Returning from a long day at work, Tuesday, I found the entrance to my neighbourhood blocked by security forces, many of whom were masking their faces. "Odd", was my first reaction to the masks. Actually, they reminded me of the masks worn by Fidaiyu Saddam, a vicious force composed of very young men supervised by his son.
I stopped the car and got ready to sweet talk the soldiers into letting me through.
"I can't let you pass, aunty….. Please drive on, hijiyah. Tonight - we have much work to do here. See if they'll let you pass in from the other side".
So I drive right round and reach the other entry point almost an hour later because of the blocked traffic.
"No – We can't let you pass. You would be in great danger – You may be shot at".
I can't give up, my kids are at home by themselves, "How would you feel in my place – And what is happening in there – What are you doing??"
"Hijiyah", quietly, looking me in the eye, "If you are a resident of this neighbourhood, then you know there is one more entrance – one that is not known to everyone….You might like to try that".
A little apprehensively, I drive to that very dark, very narrow, unpaved "space" adjacent to the school, and was very happy to find it empty. I quickly drive in.
"STOP!" A bright light blinded me, I couldn't see anything. I stopped.
"Turn off your lights!" I did.
The light was then lowered somewhat and I saw half a dozen weapons aimed at me.
The figures came closer and I could see that they were soldiers and that some of them had their faces covered. They seemed to relax a little when they saw a woman behind the wheel.
They wanted to know why I was attempting to "infiltrate" into the neighbourhood. They shouted in my face, demanded to see identification, car papers and mobile phones; and because I knew it could get ugly, I quickly handed over the items.
They checked them carefully and the man in charge shouted for them to call for "Ahmed", who arrived a few minutes later at a trot.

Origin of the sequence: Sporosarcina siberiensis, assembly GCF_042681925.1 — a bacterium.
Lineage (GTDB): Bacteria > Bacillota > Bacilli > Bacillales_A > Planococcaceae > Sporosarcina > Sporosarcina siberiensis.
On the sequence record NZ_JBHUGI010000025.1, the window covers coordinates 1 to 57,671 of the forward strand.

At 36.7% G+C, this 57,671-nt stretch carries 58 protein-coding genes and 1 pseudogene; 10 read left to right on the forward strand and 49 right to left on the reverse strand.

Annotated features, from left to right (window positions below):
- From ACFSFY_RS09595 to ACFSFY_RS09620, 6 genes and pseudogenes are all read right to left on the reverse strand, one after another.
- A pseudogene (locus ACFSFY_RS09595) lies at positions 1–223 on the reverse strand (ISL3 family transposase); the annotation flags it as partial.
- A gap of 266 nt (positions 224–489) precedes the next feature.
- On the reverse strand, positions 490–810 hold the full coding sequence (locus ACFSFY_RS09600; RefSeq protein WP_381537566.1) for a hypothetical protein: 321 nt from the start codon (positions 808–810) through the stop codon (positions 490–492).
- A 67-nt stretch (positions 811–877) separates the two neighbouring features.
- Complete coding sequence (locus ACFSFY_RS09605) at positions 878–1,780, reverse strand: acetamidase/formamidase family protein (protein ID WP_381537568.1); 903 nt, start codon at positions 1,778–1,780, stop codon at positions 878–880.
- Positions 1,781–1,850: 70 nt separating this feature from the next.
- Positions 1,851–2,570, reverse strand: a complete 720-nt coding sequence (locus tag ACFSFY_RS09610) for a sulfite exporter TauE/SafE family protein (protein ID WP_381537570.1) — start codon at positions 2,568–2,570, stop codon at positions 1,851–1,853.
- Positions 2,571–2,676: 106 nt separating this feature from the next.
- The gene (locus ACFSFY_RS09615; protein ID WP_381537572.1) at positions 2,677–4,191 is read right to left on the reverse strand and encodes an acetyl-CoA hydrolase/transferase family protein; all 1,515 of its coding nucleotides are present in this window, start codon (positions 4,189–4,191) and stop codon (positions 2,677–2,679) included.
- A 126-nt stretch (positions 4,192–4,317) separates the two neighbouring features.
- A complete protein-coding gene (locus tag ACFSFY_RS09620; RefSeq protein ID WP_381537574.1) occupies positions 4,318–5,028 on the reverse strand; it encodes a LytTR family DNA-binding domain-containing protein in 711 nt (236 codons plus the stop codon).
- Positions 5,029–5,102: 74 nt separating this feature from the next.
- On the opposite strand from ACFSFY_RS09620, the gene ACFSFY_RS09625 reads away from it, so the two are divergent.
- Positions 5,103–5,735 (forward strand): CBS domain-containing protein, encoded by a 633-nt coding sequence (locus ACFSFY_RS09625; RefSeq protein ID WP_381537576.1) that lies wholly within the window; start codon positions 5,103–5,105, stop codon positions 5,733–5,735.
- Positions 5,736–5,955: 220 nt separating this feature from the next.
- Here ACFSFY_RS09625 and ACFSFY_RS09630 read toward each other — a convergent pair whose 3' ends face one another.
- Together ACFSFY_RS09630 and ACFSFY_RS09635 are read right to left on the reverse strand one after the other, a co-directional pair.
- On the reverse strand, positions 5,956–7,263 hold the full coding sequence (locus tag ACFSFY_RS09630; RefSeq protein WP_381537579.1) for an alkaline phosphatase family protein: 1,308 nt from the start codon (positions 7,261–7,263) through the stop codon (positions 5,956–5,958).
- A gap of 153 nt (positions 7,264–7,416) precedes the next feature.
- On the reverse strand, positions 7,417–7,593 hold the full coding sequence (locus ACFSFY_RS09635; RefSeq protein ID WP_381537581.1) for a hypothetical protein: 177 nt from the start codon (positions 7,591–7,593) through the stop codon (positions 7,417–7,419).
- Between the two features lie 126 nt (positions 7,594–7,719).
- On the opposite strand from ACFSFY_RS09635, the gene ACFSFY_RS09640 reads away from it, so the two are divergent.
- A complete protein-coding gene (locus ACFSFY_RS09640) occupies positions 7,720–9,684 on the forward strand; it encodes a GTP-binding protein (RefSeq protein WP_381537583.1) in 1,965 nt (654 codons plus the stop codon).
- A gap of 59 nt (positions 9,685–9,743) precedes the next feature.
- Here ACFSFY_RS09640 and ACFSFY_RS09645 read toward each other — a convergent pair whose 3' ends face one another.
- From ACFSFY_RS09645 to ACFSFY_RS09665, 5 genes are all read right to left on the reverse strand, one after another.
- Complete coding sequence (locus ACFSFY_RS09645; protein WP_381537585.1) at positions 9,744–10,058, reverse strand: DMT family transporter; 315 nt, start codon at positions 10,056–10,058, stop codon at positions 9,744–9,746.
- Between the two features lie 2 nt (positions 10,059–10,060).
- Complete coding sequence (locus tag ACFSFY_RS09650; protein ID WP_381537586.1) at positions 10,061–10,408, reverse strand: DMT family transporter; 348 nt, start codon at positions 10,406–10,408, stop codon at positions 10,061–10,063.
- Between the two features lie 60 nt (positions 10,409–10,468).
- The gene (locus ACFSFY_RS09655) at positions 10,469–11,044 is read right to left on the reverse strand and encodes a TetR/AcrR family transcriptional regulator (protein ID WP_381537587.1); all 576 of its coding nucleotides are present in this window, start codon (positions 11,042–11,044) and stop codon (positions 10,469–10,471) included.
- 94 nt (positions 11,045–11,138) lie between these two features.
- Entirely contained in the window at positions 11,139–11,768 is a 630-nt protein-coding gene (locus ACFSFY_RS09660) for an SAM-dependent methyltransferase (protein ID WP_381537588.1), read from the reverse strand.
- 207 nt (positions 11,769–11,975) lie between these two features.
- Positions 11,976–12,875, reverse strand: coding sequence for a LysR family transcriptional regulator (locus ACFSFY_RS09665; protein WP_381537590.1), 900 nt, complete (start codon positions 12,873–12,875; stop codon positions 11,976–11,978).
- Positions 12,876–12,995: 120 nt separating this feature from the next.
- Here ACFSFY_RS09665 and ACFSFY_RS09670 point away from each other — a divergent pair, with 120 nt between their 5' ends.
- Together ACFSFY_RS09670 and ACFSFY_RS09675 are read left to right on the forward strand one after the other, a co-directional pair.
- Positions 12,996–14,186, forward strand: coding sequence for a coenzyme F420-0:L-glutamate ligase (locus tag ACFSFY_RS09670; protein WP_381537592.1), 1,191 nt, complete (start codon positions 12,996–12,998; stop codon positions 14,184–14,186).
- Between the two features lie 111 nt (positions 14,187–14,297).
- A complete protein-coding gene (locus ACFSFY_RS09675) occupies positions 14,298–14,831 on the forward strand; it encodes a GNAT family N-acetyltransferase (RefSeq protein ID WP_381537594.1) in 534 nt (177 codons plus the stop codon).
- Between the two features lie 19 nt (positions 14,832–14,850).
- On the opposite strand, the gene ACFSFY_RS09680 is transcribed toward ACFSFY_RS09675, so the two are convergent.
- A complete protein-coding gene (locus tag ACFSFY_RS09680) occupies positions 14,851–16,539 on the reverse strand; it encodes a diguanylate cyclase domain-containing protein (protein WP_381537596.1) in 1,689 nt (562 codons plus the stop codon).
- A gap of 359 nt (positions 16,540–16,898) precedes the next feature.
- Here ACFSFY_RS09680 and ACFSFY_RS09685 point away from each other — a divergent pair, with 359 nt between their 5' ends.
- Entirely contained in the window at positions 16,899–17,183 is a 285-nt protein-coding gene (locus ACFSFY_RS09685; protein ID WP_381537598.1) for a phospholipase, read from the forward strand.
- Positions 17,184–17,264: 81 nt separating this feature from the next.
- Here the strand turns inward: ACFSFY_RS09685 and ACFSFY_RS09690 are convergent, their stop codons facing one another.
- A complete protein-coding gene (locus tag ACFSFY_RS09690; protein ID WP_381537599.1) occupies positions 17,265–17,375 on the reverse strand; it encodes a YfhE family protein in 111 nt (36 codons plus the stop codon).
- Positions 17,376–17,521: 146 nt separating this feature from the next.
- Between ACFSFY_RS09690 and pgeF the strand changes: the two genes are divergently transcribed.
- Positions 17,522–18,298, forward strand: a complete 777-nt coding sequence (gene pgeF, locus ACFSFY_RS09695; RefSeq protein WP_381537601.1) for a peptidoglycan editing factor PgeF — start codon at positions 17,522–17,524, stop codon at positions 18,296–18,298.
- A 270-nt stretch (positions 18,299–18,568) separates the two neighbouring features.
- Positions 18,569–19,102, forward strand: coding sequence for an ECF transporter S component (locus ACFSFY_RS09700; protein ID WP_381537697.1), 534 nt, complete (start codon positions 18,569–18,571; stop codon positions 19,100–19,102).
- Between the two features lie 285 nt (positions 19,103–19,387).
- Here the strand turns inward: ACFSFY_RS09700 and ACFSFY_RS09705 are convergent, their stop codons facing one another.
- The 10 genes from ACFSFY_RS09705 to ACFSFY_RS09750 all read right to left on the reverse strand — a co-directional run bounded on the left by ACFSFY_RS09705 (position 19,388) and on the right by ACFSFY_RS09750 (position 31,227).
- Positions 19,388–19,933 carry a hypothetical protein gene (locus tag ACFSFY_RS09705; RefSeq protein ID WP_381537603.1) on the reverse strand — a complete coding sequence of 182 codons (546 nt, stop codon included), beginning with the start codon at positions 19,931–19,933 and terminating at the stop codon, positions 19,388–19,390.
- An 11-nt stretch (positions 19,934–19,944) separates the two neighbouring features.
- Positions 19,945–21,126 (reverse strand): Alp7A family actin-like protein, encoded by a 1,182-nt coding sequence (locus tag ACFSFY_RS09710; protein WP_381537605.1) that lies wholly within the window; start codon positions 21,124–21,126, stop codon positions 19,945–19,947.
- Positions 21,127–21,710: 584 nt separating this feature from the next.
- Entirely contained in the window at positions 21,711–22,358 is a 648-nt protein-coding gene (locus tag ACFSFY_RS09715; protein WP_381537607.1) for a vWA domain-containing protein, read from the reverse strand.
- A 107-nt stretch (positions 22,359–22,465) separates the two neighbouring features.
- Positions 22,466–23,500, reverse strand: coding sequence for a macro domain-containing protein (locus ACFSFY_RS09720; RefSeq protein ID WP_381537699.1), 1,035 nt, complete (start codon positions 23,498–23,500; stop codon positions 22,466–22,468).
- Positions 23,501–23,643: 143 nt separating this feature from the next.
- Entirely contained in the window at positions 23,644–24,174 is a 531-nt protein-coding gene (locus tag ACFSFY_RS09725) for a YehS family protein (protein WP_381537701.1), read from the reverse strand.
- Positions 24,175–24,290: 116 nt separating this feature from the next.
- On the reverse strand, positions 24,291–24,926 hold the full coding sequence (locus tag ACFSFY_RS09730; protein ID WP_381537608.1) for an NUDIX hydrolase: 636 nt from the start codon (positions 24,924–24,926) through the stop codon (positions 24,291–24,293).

As he came towards me, I could see that his face was completely covered, except for his eyes. He looked into my face and went round the car, and then had a few words with the man in charge, and left.
They lowered their weapons at last.
After I explained to them that I was afraid for my children at home by themselves, they nodded and graciously told me that I would not be detained by them only because I was a woman; and that the only way I could get into the neighbourhood was by leaving my car behind and walking in.
"No, you cannot leave it anywhere on the streets. You must park it in someone's garage; otherwise it will be taken for an abandoned car bomb".
So I drive off to a friend's house, leave the car, take a taxi back and walk through the checkpoints. I encountered several rushing military convoys made up of around 15 vehicles each. They were driving at full speed, stopping for nothing, leaving swirling dust storms behind them.
I got home at 8.30.
Wednesday, we woke up to a very quiet world. I soon found out why.
As I started to walk out my house, a soldier at the far end of the road indicated to me to go back inside. I knew then that it was a raid and search operation, and that the search was the next step.
Indeed, as the day progressed it became evident that a military convoy was conducting a search. They knocked on the door, we let them in. They asked if we had weapons, searched the rooms and asked how many people lived in the house.
For some reason, that bothered them. "Only three?? You and your two children? That's all? No-one else? Only you three???"
A little more than 15 minutes later they moved on. But for 24 hours, since the evening before, we had absolutely no phone-net coverage. And the other thing is that although there were a few Americans with the convoy, they did not seem to be leading, and they did not participate in the search.
Today, I found out that our neighbourhood wasn't the only one being searched. Mansour and Yarmouk witnessed searches and some detentions; and farther west, Abu Ghraib district witnessed the detention of hundreds of young men.
Is this a security operation based on sound intelligence – or a blind lash-out as a reaction to the bombings in the last few days - a futile attempt to quell the outcry against bad security..
Our security agencies do seem to suddenly come alive after such wreckage as Baghdad saw this week. And with sleep still in their eyes, conduct extravagant operations – only to fall asleep again.